Deborah Van Steenbergen began Quilts that Care to provide comfort for cancer patients and now the project is helping her grieve a loss.
Van Steenbergen started the volunteer quilting group while her husband Bob Van Steenbergen was battling a brain tumor last year. A quilter herself, she began the project in March 2012 with a small group of volunteers who met at the Harold Leever Regional Cancer Center in Waterbury to make quilts for cancer patients who needed extra love and comfort.
“I know the comfort a quilt can bring, and I just wanted to let those patients know that they weren't alone,” she said.
In August, Bob passed away at age 56, but Van Steenbergen kept the project going. Twice a month, Van Steenbergen and volunteer quilters transform a room at the Leever center into a little quilt factory with sewing machines buzzing, and busy hands cutting and ironing quilt squares.
“He's making it happen,” Van Steenbergen said of her late husband.
Her grief is still raw. Married for more than 20 years, the couple was extremely close. They worked together at a family business, VP Animations, a global animatronics creation studio in Watertown where they raised four children.
“This is a positive manifestation of Debra's energy, her wanting to give back,” said Melissa Seres, an oncology social worker at the Leever center who met Van Steenbergen when Bob received treatment there.
Van Steenbergen's project has received an outpouring of donated materials from fabric scraps and batting to spools of thread. A business in Naugatuck even donated office space that she uses to store materials. The number of volunteers has also grown as word of the project has spread. Volunteers quilters come from all over, near and far, from church groups to residents living at assisted living facilities. They all share one common: they or someone they know has been touched by cancer.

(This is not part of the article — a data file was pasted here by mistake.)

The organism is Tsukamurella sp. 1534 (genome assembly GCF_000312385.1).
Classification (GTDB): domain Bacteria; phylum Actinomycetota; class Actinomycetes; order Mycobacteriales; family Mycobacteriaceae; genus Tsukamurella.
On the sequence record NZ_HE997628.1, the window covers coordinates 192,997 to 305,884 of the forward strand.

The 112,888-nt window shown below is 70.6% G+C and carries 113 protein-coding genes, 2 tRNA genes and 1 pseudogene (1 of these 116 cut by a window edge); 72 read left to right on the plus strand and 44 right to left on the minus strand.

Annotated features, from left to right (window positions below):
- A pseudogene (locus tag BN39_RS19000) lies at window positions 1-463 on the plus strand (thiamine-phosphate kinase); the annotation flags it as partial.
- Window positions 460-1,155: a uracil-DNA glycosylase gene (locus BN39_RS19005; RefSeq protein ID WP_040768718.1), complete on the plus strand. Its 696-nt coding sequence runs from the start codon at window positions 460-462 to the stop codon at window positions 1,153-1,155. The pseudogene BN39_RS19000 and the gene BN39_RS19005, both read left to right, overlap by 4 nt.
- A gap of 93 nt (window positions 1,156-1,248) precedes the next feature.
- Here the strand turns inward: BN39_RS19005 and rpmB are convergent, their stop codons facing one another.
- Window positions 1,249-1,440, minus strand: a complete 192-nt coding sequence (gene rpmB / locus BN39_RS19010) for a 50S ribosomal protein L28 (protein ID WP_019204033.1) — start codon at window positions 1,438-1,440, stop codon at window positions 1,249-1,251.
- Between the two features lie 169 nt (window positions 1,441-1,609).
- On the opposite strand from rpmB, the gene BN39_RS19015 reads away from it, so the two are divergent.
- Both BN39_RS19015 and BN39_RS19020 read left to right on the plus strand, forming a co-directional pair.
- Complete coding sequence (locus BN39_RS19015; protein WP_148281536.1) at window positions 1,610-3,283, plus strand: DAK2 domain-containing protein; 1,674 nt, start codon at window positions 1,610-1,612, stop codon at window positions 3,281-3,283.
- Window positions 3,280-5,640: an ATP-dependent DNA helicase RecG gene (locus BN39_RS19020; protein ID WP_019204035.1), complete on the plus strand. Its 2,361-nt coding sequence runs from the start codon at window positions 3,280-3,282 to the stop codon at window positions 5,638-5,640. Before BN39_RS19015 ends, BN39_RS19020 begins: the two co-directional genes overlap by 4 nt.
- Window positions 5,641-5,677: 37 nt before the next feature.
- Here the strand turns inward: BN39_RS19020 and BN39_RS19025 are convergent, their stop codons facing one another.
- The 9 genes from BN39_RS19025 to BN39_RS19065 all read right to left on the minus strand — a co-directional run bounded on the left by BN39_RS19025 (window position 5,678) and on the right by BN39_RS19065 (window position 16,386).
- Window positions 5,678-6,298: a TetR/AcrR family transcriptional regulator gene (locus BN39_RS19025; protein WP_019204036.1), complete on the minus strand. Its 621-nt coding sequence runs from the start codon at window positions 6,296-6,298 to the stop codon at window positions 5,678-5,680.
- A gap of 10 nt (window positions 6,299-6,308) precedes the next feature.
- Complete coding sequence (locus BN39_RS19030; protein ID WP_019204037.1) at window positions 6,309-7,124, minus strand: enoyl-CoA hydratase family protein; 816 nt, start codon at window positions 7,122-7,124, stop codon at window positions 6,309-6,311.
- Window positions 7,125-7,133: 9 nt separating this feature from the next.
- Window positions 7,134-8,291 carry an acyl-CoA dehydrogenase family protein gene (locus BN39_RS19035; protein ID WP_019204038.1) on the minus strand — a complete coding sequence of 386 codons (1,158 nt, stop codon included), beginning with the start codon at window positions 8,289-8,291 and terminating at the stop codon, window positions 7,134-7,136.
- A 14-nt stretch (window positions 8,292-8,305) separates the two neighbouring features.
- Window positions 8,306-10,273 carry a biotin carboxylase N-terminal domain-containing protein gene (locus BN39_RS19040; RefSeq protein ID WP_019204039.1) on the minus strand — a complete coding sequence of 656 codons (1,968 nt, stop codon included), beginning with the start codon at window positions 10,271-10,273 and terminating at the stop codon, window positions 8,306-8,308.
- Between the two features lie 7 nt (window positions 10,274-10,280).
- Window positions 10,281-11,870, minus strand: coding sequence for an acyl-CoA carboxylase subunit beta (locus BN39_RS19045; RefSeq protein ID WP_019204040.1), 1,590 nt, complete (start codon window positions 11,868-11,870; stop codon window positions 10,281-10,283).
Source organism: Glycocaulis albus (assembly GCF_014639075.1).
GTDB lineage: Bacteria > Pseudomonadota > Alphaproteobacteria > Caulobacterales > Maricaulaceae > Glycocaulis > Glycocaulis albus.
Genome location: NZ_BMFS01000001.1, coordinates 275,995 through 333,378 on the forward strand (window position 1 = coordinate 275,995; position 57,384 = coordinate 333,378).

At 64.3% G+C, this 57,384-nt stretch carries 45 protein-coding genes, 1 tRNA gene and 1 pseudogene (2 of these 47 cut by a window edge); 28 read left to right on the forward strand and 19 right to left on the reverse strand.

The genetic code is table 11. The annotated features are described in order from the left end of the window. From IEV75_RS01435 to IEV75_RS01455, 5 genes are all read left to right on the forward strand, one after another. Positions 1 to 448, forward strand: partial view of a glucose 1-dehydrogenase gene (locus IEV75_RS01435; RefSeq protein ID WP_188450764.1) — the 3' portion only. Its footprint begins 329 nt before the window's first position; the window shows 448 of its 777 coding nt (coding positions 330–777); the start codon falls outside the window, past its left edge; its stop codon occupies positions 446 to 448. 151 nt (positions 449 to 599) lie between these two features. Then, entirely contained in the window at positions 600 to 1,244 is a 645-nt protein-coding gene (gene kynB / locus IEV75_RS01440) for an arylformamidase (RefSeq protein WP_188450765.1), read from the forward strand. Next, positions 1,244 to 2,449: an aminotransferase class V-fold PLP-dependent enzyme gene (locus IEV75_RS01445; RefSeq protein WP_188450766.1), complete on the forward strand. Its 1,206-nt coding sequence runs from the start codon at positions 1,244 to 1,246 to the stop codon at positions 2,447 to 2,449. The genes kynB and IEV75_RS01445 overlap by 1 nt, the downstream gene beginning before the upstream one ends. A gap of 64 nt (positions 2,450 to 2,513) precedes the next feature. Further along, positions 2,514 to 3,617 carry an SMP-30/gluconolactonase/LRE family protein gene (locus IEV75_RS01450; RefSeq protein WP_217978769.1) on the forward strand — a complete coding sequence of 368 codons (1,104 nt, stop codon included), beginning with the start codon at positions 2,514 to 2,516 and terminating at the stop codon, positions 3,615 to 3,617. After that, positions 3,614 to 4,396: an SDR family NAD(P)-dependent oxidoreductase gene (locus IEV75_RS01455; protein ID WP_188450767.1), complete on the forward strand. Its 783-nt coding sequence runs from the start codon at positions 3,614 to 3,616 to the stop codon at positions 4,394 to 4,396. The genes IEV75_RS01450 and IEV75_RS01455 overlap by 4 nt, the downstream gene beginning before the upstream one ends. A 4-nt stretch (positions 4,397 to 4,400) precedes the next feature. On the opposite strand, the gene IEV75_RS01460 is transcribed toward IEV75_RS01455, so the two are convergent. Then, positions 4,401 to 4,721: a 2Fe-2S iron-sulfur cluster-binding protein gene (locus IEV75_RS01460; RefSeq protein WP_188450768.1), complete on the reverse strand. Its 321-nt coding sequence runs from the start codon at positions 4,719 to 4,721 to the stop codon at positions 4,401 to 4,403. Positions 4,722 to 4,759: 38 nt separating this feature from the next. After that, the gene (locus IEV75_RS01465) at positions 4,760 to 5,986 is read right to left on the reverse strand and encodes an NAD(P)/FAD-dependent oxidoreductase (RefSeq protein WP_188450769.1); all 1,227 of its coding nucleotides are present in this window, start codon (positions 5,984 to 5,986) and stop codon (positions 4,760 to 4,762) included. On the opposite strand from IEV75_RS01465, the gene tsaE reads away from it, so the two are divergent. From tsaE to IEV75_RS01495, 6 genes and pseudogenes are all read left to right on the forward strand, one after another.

On a recent Tuesday evening, several volunteers – Madeline Nolan, Pauline King, and Debbie Danen -gathered at the office space donated by Gar Kenyon in an industrial park to assemble quilt kits, a package of pre-cut fabrics needed to make a quilt, which Van Steenbergen will drop off at various locations for volunteers quilters to pick up.
Last year, the project donated 107 quilts to patients at the Leever center, and other cancer centers in the state including those at Yale New Haven Hospital, Charlotte Hungerford Hospital in Torrington and Saint Mary’s Hospital.
Van Steenbergen said her goal is to donate more than 200 quilts this year. She also has plans to register Quilts that Care as a nonprofit, and expand the project throughout the state so she blanket Connecticut cancer patients with love and comfort.
If you would like to learn more about Quilts that Care, contact Van Steenbergen at 860 945-0184 or email email@example.com.